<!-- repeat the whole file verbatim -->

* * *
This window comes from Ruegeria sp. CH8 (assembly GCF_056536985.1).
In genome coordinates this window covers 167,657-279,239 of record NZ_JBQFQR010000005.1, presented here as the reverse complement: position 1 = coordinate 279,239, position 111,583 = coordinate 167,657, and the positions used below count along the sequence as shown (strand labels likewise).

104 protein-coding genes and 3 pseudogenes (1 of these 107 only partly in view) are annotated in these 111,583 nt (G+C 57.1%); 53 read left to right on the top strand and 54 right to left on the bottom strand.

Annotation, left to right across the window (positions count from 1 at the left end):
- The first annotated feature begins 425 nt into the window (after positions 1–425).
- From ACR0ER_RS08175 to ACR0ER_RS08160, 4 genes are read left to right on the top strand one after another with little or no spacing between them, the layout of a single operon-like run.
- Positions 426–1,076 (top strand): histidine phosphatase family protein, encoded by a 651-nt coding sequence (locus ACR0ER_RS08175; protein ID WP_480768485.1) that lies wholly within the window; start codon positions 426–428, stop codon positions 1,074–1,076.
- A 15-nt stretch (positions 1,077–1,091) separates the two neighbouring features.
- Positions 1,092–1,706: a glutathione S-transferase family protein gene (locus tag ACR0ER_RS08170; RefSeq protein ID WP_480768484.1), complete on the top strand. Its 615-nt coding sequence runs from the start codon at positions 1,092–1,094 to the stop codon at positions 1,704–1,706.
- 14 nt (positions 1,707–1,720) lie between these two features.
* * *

This window comes from Ruegeria sp. CH8 (assembly GCF_056536985.1).
In genome coordinates this window covers 167,657-279,239 of record NZ_JBQFQR010000005.1, presented here as the reverse complement: position 1 = coordinate 279,239, position 111,583 = coordinate 167,657, and the positions used below count along the sequence as shown (strand labels likewise).

104 protein-coding genes and 3 pseudogenes (1 of these 107 only partly in view) are annotated in these 111,583 nt (G+C 57.1%); 53 read left to right on the top strand and 54 right to left on the bottom strand.

Annotation, left to right across the window (positions count from 1 at the left end):
- The first annotated feature begins 425 nt into the window (after positions 1–425).
- From ACR0ER_RS08175 to ACR0ER_RS08160, 4 genes are read left to right on the top strand one after another with little or no spacing between them, the layout of a single operon-like run.
- Positions 426–1,076 (top strand): histidine phosphatase family protein, encoded by a 651-nt coding sequence (locus ACR0ER_RS08175; protein ID WP_480768485.1) that lies wholly within the window; start codon positions 426–428, stop codon positions 1,074–1,076.
- A 15-nt stretch (positions 1,077–1,091) separates the two neighbouring features.
- Positions 1,092–1,706: a glutathione S-transferase family protein gene (locus tag ACR0ER_RS08170; RefSeq protein ID WP_480768484.1), complete on the top strand. Its 615-nt coding sequence runs from the start codon at positions 1,092–1,094 to the stop codon at positions 1,704–1,706.
- 14 nt (positions 1,707–1,720) lie between these two features.